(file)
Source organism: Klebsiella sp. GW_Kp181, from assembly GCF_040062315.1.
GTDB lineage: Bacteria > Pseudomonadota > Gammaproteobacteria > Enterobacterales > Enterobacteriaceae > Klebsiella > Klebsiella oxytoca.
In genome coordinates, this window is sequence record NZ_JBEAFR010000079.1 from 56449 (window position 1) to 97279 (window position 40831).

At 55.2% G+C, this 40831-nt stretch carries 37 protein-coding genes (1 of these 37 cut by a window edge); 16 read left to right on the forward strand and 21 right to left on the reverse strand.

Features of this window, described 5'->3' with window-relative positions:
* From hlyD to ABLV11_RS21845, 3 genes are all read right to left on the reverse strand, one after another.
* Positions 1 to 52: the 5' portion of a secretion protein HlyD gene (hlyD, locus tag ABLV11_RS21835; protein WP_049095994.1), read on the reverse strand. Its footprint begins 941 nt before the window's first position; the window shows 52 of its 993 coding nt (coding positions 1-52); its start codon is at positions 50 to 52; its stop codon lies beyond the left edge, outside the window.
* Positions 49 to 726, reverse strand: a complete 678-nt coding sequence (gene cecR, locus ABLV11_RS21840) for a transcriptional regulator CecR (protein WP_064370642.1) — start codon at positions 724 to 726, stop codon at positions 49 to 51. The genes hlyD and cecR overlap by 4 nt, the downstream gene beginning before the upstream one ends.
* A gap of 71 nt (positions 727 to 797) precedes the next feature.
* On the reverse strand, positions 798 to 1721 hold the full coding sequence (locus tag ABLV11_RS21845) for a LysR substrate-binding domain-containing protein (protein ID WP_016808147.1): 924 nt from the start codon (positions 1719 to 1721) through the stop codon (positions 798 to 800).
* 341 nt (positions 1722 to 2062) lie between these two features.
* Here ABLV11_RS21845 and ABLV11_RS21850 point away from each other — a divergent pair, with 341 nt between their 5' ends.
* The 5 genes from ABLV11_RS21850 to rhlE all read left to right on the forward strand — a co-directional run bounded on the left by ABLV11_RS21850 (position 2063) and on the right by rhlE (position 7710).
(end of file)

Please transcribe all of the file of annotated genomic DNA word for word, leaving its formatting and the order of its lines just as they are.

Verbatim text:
Source organism: Klebsiella sp. GW_Kp181, from assembly GCF_040062315.1.
GTDB lineage: Bacteria > Pseudomonadota > Gammaproteobacteria > Enterobacterales > Enterobacteriaceae > Klebsiella > Klebsiella oxytoca.
In genome coordinates, this window is sequence record NZ_JBEAFR010000079.1 from 56449 (window position 1) to 97279 (window position 40831).

At 55.2% G+C, this 40831-nt stretch carries 37 protein-coding genes (1 of these 37 cut by a window edge); 16 read left to right on the forward strand and 21 right to left on the reverse strand.

Features of this window, described 5'->3' with window-relative positions:
* From hlyD to ABLV11_RS21845, 3 genes are all read right to left on the reverse strand, one after another.
* Positions 1 to 52: the 5' portion of a secretion protein HlyD gene (hlyD, locus tag ABLV11_RS21835; protein WP_049095994.1), read on the reverse strand. Its footprint begins 941 nt before the window's first position; the window shows 52 of its 993 coding nt (coding positions 1-52); its start codon is at positions 50 to 52; its stop codon lies beyond the left edge, outside the window.
* Positions 49 to 726, reverse strand: a complete 678-nt coding sequence (gene cecR, locus ABLV11_RS21840) for a transcriptional regulator CecR (protein WP_064370642.1) — start codon at positions 724 to 726, stop codon at positions 49 to 51. The genes hlyD and cecR overlap by 4 nt, the downstream gene beginning before the upstream one ends.
* A gap of 71 nt (positions 727 to 797) precedes the next feature.
* On the reverse strand, positions 798 to 1721 hold the full coding sequence (locus tag ABLV11_RS21845) for a LysR substrate-binding domain-containing protein (protein ID WP_016808147.1): 924 nt from the start codon (positions 1719 to 1721) through the stop codon (positions 798 to 800).
* 341 nt (positions 1722 to 2062) lie between these two features.
* Here ABLV11_RS21845 and ABLV11_RS21850 point away from each other — a divergent pair, with 341 nt between their 5' ends.
* The 5 genes from ABLV11_RS21850 to rhlE all read left to right on the forward strand — a co-directional run bounded on the left by ABLV11_RS21850 (position 2063) and on the right by rhlE (position 7710).